The beautiful butterfly you normally see goes through a long process before it becomes what you see. Everyone knows the short version of metamorphosis: caterpillar-larvae-butterfly. In our regular gardens, you may come across caterpillars. The Garden has some naturally so we don’t order any of those. For our Something’s A-Flutter exhibit, we receive butterflies both in the pupae stage (a chrysalis), and adulthood (butterfly).
Our first order of chrysalides came in on Tuesday. Enthusiastic volunteers and staff were armed with cotton balls and pins ready to prepare these little gems for display. We receive the chrysalides from butterfly farms via UPS or FedEx. When we get the package, the chrysalides are packed in foam cases, with individual slots. We’re expecting to receive several hundred chrysalides a week! After gently removing the chrysalides, we create artificial silk by taking a tiny amount of glue and gathering a small piece of cotton ball so it sticks to the chrysalis. Usually in nature, this silk would allow the chrysalis to hang from a twig, but we just take pins and hang the chrysalis up by the cotton.
Chrysalides are different depending on the species of the butterfly. The most impressive chrysalis is the monarch. With its seafoam green case and sparkling gold accents, the monarch chrysalis looks like the focal point of a fine piece of jewelry. Other chrysalides look more natural like a leaf such as the painted ladies. The reason why the monarch chrysalis is so pretty is because the case is a warning signs for predators to stay away. The monarch doesn’t have a very a nice taste. However, the painted ladies taste very good to predators so they require more camouflage to blend in with the natural environment. All of our chrysalides are safe from predators because we display them in a case for you to see part of the butterfly life cycle.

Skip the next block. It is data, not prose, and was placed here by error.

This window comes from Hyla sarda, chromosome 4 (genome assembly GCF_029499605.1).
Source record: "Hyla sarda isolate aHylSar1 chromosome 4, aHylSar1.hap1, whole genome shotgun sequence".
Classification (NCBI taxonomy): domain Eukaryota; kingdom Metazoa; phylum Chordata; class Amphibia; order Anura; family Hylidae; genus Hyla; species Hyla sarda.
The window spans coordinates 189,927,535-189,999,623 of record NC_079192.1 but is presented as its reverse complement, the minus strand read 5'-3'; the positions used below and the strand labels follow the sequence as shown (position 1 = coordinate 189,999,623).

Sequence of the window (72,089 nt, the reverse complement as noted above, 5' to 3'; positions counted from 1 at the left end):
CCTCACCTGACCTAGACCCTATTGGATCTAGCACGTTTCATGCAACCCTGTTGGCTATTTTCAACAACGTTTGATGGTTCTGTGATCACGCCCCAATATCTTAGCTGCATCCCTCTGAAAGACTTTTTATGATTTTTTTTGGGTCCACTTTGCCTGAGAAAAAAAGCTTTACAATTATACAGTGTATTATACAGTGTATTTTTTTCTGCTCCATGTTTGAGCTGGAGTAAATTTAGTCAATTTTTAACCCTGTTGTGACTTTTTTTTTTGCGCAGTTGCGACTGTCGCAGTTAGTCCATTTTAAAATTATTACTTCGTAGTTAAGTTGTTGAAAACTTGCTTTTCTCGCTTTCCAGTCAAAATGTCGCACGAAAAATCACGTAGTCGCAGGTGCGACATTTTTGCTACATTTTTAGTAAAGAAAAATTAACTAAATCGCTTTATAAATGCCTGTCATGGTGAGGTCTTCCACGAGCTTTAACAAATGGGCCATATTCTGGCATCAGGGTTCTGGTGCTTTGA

Then we just wait. The chrysalis will turn black and in some cases then clear. The monarch will turn clear and you can see the bright orange colors. When the butterfly hatches, it releases its extra blood it no longer needs (miconium) so don’t be surprised if you see red on the bottom of the display case. Then the emerging butterfly grabs onto the chrysalis while it pumps blood from its abdomen into its wings. The wings are smaller and look like folded blankets when first hatching. After pumping its wings, the butterfly is ready to feed and fly around. The hatching process is different depending on the species. We had some butterflies hatching on Wednesday, only a day later! Painted ladies are quick to hatch, while the swallowtails take a little longer. If you’re lucky, you can see the process yourself in our Conservatory. Be sure to check out both our friends under metamorphosis and our already fluttering friends!